When An Unusual Problem Needs To Be Solved.
While it is tempting to google and find answers to questions, progress happens only when the knowledge that Google helps find with ease leads to a questioning mentality, thinking & imagination among students. Amazing progressive solutions can arise thereof- The Suez Canal blockage has a lot to learn from and a lot to think about in terms of problem solving...
This week on the Young Executives Club, the participants were given the basic information about the Suez Canal being blocked by a large container ship EverGiven and the resulting consequences. Later, we brainstormed to ask a variety of questions to gather knowledge and came up with diverse solutions before we found how the problem was solved in real life.
Ships have been passing through the Suez Canal since the 1869 when it was opened for ships to pass through. Earlier, ships sailing from Europe had to go around Africa to reach Asia. The Suez Canal was built to serve as a short cut between Britain and India reducing the distance by 9000kms. Subsequently the width was widened to enable large ships to pass through. The EverGiven got lodged accidentally in the embankment along the Suez Canal and in the process it stood across the canal leaving very little space for other ships to pass through. Several ships were stranded leading to massive economic impact across the world.
How did this happen?
Interestingly, the first question that many of the young minds asked was, "How did this happen?" The reasoning was that if the cause could be found, the solution might just lie there. At the moment, it is only the crew's account that at the time, there were strong winds on account of a dust storm that reduced visibility leading to the catastrophe. Investigations are under way. This suggests that there was something unusual.
Probing the cause to find solutions
Having run out of ideas, one member went back to the cause and pointed out that there must be technology to navigate through dust storms and poor visibility. When cars can have sensors that beep when a car is likely to hit something, wouldn't ships have something similar to act as proximity alert? Another pointed out that since winds caused the problem, using wind power to dislodge the ship by creating 'fake' winds could be another solution.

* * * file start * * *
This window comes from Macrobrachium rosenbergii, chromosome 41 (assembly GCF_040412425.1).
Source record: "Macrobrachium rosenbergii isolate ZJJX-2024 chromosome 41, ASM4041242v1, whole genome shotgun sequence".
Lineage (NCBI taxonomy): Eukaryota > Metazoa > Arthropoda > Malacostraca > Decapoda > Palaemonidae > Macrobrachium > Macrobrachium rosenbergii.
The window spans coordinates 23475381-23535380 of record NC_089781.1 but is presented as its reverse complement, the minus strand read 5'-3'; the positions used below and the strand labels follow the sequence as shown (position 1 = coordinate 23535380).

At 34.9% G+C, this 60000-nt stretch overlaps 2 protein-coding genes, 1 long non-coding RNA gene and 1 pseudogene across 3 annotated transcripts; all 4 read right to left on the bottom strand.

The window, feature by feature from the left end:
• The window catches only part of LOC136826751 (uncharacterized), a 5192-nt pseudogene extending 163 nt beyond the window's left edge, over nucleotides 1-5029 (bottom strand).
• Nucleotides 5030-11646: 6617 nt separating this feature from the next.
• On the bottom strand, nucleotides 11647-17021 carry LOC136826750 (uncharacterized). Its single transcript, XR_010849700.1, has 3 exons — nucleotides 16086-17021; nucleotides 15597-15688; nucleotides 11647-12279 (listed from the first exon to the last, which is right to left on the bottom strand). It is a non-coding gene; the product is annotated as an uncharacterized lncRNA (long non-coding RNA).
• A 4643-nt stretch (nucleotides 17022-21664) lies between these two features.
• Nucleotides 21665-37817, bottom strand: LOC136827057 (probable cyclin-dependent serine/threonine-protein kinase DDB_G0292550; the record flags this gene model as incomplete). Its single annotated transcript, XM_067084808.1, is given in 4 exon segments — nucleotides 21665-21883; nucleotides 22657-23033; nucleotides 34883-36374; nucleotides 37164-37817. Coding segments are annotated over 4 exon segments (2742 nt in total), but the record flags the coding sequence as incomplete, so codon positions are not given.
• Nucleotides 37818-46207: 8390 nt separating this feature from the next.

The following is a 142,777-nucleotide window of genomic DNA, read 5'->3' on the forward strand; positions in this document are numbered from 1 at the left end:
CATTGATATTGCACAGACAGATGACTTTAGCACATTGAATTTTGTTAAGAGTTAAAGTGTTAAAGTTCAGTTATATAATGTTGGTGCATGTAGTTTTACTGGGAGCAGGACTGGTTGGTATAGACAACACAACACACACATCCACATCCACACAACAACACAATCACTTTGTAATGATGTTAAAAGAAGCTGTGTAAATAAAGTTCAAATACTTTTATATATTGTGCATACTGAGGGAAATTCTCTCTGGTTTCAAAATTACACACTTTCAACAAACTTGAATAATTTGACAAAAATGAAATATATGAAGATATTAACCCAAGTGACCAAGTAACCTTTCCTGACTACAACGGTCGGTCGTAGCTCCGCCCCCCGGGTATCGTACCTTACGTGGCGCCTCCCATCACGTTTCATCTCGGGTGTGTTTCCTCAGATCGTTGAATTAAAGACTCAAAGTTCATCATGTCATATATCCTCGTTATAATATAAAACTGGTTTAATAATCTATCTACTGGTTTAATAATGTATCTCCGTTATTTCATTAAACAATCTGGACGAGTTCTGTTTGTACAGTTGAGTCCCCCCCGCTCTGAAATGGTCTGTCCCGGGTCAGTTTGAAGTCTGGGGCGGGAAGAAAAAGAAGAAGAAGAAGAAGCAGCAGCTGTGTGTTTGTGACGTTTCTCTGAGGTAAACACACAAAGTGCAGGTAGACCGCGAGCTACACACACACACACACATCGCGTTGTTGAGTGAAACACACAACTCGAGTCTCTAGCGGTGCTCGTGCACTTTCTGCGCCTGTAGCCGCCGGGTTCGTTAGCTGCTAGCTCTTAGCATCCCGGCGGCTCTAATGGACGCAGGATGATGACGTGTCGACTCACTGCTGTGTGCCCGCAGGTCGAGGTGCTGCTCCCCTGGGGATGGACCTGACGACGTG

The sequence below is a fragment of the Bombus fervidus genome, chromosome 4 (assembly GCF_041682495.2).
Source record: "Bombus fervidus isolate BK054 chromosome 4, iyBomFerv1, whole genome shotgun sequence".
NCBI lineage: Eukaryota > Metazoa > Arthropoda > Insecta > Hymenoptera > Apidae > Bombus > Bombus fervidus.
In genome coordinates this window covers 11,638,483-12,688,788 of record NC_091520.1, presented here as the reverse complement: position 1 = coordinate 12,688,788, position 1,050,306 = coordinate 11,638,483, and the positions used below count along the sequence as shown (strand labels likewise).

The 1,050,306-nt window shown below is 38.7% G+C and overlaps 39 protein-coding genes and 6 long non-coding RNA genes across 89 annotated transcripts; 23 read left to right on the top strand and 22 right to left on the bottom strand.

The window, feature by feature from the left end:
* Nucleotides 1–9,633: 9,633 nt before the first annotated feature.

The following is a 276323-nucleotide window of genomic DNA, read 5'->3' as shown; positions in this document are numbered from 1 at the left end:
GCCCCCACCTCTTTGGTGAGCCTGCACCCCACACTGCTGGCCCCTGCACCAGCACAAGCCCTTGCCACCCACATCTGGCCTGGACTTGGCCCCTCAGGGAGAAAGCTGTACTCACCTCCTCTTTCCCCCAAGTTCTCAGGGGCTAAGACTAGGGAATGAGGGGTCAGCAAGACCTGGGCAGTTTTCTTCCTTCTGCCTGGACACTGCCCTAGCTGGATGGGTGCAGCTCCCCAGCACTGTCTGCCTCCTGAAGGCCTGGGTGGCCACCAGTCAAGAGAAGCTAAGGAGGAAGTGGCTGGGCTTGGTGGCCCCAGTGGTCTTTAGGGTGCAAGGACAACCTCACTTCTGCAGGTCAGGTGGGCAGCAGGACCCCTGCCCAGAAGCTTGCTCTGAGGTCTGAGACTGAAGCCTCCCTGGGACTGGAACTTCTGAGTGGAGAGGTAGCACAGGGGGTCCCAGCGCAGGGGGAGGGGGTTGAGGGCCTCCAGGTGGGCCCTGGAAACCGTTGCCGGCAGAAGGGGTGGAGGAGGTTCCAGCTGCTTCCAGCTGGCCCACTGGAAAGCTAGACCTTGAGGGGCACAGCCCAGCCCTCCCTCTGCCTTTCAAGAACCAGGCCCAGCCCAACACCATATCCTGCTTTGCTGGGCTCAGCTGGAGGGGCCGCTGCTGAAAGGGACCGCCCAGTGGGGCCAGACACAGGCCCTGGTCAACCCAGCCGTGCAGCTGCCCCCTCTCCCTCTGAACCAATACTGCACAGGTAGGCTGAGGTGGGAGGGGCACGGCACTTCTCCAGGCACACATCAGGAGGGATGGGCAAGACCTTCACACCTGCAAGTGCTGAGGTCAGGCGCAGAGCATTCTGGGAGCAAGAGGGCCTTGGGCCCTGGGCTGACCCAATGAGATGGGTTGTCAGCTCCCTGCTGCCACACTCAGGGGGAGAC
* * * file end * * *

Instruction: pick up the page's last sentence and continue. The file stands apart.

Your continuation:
Probing the cause led the group to raise pressing questions such as- Going by the map, the Suez Canal appears to be a straight route without any turns on the way. Why did the ship steer away from the straight route was something that they found very puzzling.
Trying to find the obvious solution if any that could escape one's attention easily.
Considering that the ship got lodged in the embankment, the young executives suggested removing the mud to dislodge the ship. When shown photographs of the diggers trying to do exactly that and how they looked miniature in comparison to the EverGiven the young minds began to think of other possible solutions-
how about reducing the weight off
the ship by taking away some containers?
Is there equipment around to pick and place the containers?
Is there place for the containers?
Can helicopters help in the process?
How about reducing the level of water?
How about reducing friction by applying oil on the part that had got lodged? This raised opposition and opposing members pointed out that oil would not float in water and could have serious environmental implications.
How about widening the canal and preventing such an event from ever happening? But that led to questions about feasibility. Participants made connections to stories from their lives that involved road widening projects that led to displacement of homes. Others pointed out political implications as several countries could be involved.
Why use large ships such as this one? Why not use smaller ships? Opposing points of view pointed out that it would be more expensive to use small ships and how large ships could help with deliveries even en route.
Answers to this mystery probably will be revealed in due course of time. Until then, this is a great subject of conversation with Gen Z. Given a chance to express themselves freely, these young executives show immense promise for the future.